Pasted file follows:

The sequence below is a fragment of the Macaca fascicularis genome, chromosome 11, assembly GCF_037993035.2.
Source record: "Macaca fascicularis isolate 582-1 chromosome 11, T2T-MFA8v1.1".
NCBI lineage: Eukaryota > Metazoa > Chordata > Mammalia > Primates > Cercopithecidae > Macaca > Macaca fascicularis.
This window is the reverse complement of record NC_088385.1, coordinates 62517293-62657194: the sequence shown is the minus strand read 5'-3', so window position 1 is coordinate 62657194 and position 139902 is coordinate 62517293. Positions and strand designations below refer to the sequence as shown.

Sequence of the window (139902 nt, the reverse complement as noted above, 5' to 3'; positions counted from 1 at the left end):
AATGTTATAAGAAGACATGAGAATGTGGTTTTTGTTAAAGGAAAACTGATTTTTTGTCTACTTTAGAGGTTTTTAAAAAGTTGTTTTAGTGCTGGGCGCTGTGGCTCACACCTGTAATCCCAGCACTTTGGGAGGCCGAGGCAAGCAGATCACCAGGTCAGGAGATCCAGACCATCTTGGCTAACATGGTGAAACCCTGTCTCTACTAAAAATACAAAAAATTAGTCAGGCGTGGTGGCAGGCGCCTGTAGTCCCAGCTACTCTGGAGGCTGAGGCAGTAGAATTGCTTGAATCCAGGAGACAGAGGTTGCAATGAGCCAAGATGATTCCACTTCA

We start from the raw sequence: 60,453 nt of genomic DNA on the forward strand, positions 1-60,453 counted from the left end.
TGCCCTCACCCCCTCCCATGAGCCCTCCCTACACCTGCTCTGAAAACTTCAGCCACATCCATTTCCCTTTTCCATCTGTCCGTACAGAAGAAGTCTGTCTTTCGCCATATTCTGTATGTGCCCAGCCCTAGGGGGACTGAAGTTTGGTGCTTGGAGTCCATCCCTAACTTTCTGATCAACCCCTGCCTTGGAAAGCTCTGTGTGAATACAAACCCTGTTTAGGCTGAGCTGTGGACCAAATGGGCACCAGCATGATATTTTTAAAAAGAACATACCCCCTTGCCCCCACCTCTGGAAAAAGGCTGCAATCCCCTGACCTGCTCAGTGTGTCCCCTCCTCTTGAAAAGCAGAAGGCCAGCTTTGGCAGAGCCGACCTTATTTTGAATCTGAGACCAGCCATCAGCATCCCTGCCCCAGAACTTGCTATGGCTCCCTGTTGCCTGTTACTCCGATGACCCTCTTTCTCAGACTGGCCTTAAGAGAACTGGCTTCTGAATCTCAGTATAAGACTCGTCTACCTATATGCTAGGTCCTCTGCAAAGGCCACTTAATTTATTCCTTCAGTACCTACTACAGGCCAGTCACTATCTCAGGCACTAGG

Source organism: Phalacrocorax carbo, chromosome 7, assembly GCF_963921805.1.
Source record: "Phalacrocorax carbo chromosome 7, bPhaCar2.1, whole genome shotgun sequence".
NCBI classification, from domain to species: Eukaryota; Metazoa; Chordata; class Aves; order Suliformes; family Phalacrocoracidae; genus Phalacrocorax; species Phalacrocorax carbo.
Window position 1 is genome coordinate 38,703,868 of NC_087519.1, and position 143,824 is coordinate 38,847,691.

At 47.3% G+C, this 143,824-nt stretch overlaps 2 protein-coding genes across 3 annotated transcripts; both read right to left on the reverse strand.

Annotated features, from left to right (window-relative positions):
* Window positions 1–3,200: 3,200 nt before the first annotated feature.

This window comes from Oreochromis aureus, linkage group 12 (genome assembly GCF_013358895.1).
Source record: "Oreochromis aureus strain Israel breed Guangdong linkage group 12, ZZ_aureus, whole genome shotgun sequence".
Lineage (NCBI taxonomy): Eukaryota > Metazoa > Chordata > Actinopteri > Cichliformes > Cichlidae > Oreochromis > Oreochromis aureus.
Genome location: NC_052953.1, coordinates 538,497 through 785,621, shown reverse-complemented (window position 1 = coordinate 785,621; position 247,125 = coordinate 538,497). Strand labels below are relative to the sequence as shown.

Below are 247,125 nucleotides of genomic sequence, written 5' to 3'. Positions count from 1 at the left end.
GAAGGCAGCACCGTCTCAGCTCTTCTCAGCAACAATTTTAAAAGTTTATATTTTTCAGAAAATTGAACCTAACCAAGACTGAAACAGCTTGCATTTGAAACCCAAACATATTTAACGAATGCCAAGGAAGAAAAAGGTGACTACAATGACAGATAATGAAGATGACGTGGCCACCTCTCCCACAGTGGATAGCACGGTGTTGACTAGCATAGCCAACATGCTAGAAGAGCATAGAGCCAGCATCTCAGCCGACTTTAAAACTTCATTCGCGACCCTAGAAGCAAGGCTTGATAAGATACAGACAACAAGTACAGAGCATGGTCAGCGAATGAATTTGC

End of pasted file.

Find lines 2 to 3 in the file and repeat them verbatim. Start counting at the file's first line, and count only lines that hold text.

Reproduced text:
Source record: "Macaca fascicularis isolate 582-1 chromosome 11, T2T-MFA8v1.1".
NCBI lineage: Eukaryota > Metazoa > Chordata > Mammalia > Primates > Cercopithecidae > Macaca > Macaca fascicularis.